Following the announcement late last year by the South African government that it would be going out on tender for the procurement of 9.6 GW of nuclear power, a delegation from France, which is interested in bidding, visited the South African Institute of Welding (SAIW) as part of its mission to establish links with relevant South African training providers that might assist French companies that tender.
As a result, SAIW executive director Sean Blake was invited to visit French fuel process and nuclear reactor fabricating company Areva’s heavy equipment manufacturing facility in Chalon, Saint-Marcel, in France.
Areva’s heavy equipment manufacturing facility, which primarily manufactures the steam generators for the Areva Evolutionary Power Reactor nuclear reactor, also built some of the components for the Koeberg nuclear power station, in Cape Town. It is planned that some of the components for the Koeberg steam generator replacement project will also be manufactured there.
He says that, if South Africa is to be able to service – from a welding perspective – its future nuclear industry, the country will have to improve the welding industry substantially.
“The quality and professionalism of the Areva facility is simply outstanding and there is much we can learn from them,” Blake points out.
He says that manufacturing methods have been studied and developed specifically for Areva’s activities over a period of more than 30 years.
“A key example of this is the drilling and broaching process, where tubes of up to 600 mm thick are drilled and broached within an accuracy of 0.01 mm. A matching sample is kept of every tube sheet bored as a quality control requirement,” Blake points out.
Within the heavy equipment manufacturing facility, there is a welding technology department, which is working on a number of new welding developments, including developing welding processes for the ITER Tokamak nuclear fusion project, in southern France.
About 35 nations are collaborating to build the world's largest tokamak, a magnetic fusion device that has been designed to prove the feasibility of fusion as a large-scale and carbon-free source of energy based on the same principle that powers our sun.
He says that the welding technology department is also working on the development of gas metal arc welding (GMAW) techniques as well as the automatic feed of filler material for gas tungsten arc welding to improve productivity and automation.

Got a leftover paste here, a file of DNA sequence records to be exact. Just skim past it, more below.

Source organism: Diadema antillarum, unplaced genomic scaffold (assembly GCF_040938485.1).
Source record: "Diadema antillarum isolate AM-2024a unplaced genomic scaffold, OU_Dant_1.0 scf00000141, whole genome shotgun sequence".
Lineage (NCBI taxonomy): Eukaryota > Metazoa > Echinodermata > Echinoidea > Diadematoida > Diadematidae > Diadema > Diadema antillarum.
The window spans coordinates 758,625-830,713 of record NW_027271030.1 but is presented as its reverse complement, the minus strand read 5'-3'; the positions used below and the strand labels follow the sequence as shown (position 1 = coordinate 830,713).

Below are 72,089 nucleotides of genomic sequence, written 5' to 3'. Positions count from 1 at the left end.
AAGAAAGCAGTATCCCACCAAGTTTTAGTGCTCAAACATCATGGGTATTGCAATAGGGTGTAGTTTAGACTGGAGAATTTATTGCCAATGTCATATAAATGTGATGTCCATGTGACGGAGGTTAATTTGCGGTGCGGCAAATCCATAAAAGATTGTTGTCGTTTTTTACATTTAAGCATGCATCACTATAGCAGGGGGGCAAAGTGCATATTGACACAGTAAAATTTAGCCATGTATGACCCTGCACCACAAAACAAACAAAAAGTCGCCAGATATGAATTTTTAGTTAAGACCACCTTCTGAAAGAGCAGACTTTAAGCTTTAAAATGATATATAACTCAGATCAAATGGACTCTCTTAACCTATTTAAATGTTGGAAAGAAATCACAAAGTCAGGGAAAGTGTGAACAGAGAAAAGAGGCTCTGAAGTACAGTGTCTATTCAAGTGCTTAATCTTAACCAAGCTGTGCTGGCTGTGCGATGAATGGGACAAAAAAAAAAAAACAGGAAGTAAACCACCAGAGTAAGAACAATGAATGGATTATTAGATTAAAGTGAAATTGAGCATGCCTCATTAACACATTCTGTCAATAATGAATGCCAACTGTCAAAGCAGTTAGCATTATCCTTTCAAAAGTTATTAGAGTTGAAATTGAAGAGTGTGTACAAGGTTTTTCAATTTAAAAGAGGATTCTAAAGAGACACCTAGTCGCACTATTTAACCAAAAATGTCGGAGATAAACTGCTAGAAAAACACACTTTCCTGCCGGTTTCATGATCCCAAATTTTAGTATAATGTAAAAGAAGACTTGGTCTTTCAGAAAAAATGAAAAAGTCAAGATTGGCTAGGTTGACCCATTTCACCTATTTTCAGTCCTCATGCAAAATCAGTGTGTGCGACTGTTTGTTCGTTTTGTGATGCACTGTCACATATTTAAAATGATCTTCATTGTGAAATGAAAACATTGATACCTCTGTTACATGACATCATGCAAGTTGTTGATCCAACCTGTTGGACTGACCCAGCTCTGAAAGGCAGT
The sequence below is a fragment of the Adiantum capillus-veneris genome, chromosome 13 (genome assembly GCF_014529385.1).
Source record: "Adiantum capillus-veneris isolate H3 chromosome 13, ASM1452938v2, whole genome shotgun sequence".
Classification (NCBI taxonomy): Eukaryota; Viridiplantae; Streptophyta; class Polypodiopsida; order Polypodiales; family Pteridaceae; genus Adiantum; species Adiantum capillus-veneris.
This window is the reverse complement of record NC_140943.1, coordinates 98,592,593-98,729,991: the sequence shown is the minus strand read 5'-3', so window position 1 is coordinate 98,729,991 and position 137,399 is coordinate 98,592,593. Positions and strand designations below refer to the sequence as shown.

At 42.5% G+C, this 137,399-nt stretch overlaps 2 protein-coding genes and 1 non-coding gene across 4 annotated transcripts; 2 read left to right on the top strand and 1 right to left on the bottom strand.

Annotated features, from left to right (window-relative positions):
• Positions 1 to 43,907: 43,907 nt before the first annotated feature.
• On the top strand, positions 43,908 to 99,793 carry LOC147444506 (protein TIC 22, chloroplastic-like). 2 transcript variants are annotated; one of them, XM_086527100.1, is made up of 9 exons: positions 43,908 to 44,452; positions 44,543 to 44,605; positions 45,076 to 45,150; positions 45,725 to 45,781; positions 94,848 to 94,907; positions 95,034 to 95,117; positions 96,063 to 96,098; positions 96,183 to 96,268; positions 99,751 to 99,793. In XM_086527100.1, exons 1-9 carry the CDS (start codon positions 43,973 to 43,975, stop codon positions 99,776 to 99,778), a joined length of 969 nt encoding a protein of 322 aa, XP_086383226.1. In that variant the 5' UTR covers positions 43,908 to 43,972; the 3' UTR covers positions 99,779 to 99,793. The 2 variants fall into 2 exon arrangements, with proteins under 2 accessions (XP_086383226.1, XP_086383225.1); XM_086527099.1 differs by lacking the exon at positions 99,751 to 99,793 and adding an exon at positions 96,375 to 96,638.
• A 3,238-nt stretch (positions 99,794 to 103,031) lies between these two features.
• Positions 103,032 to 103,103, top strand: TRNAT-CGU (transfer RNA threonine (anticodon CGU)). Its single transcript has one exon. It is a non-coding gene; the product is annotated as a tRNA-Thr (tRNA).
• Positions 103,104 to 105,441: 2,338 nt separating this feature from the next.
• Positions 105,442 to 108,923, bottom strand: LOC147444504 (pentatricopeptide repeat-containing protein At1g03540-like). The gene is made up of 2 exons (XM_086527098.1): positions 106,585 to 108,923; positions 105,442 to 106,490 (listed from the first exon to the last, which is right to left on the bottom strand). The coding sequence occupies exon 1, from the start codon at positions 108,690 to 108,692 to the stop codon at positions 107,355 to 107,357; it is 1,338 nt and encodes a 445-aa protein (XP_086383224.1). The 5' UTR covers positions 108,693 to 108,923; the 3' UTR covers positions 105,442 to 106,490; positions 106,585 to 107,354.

Blake says that, within the facility, Areva also has a welder training and testing facility, which is manned with training instructors and welding management. To work on nuclear components as a welder, a minimum of at least ten years’ training and experience is required.
“Interestingly, Areva is using electroslag welding as a weld build-up and cladding technique. The process is preferred for some applications owing to the low dilution achieved. They are also using robotic GMAW, as a cladding process and tungsten inert gas electric resistance of feed wire is used to improve productivity,” Blake says.
The facility has a second welder training facility that is some distance from the manufacturing facility. It has two welding bays with simulated environments, where welders are trained and tested in a working environment that is temperature- and humidity-controlled, with jigs for restricted access.
“Much of this training facility is dedicated to the use of automated welding techniques,” he says.
The Areva heavy equipment manufacturing facility employs 364 operators, of which 62 are boilermakers and 80 are welders. There are 348 technicians and 205 managers and engineers.
Blake explains that, owing to the nature and quality requirements of the products manufactured at this facility, there is a high ratio of engineers and technicians to operators. Quality control and engineering are key factors in this operation, with a ratio of one manufacturing hour for each engineering hour.
“If nuclear technology becomes part of the grid in South Africa, we must develop welding skills – including producing significantly more welding engineers – that match the complexity and demands of this technology and the SAIW will work with both the private and public sectors to help with this process in the future,” he concludes.